Unless you’re a financial expert, don’t offer direct help.

(Offering money, for example, will not help them deal with their debt, but simply have them rely on receiving money from you.)

Let them know they don’t have to do this alone

Just opening up the conversation is important, but actually seeking help is going to be incredibly important for them.

When trying to get out of the debt cycle, it’s very hard to do it alone.

So let them know that while you’re here for them, there are other people to help as well.

Many people have suffered through immense debt, only to come out stronger on the other side.

They simply aren’t alone in dealing with this debt, so make sure they know that.

When people are in debt, it can feel incredibly isolating.

Offer your assistance in finding financial help

One of the effects of severe debt is the ultimate paralyzing fear of dealing with it.

You should not be the one to rescue them, but you can help lead them to help.

When you’re having your conversation with them, ask them how you can help.

Avoid offering money, but instead, offer assistance trying to find a great debt counselor or someone to help outline their budget for them.

Offer assistance like explaining how their interest rates work, explaining how to create a budget they can stick to, or suggest researching alternative ways to reduce their debt so they can breathe easily again.

Nobody has everything figured out, so use yourself as an example.

If you are great with finances but struggle with other areas, remind them of that.

Nobody has it all figured out, but it can feel like you may be attacking them if you’re not careful.

You may want to seek out resources before you broach the subject of debt with them so you can have them ready when they inquire.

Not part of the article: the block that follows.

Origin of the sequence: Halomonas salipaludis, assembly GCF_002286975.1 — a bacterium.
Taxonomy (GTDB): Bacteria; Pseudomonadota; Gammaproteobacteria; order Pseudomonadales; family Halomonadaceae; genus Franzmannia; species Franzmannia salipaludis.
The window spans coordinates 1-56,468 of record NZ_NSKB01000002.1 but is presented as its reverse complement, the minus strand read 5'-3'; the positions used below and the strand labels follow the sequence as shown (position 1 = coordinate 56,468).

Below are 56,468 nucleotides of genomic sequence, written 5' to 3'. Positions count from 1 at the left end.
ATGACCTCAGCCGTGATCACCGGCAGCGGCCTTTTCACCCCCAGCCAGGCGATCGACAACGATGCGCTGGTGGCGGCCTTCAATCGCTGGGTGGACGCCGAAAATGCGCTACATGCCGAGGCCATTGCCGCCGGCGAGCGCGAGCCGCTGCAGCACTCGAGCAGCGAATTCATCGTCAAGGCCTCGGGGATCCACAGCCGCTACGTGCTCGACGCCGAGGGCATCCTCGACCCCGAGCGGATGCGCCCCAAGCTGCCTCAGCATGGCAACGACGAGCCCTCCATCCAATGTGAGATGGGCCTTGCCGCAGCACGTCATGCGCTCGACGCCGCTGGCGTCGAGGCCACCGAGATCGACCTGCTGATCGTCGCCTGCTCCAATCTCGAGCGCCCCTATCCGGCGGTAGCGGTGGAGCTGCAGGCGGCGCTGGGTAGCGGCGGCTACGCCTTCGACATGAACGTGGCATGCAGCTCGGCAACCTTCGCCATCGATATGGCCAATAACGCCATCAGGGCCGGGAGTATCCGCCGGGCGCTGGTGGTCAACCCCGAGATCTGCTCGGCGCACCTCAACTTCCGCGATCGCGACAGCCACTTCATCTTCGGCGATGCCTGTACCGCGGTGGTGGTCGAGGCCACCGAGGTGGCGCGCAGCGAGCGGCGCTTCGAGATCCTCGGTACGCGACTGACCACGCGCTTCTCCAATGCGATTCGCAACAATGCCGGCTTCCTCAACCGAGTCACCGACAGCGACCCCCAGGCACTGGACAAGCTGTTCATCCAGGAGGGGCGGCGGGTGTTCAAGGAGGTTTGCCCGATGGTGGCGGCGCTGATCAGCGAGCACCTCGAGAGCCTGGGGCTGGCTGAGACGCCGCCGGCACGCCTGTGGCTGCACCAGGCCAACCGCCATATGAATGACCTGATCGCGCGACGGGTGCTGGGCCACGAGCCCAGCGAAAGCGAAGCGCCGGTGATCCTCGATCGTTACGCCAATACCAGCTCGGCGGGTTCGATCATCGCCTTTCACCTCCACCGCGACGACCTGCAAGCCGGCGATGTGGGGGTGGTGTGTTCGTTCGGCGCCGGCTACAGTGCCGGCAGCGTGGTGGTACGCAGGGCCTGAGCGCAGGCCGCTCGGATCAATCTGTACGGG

If they are ready, help them make an appointment with a licensed insolvency trustee or debt counselor.

Don’t lend your loved one funds

Finally, and this one is incredibly important for you, don’t lend them money, especially large sums.

It will likely not be returned.

Additionally, it’s a short-term fix that does not directly get to the bottom of how they got into debt.

It can “feel” like the right thing to do is lend them money, but it isn’t.

Instead of letting your loved one have your money, try navigating them towards finding real debt solutions.

They can contact us at Bankruptcy Canada if they need to seek out a trusted financial expert, with a no-obligation initial consultation.

Information on Consumer Proposals

Consumer Proposals in Canada – An Alternative to Bankruptcy
What is a Consumer Proposal?
How to Amend a Consumer Proposal
What are the Benefits of a Consumer Proposal?
What are the Steps in a Proposal?
Consumer Proposal Eligibility
What Debts Are Erased in a Consumer Proposal?
Is There Life After a Proposal?

Canadian Bankruptcies

How to File for Bankruptcy
What is Bankruptcy?
Bankruptcy FAQs
How Does Bankruptcy Work?
What is the Cost of Bankruptcy in Canada?
How to Rebuild Credit Following Bankruptcy
Personal Bankruptcy in Canada
What Debts are Erased in Bankruptcy?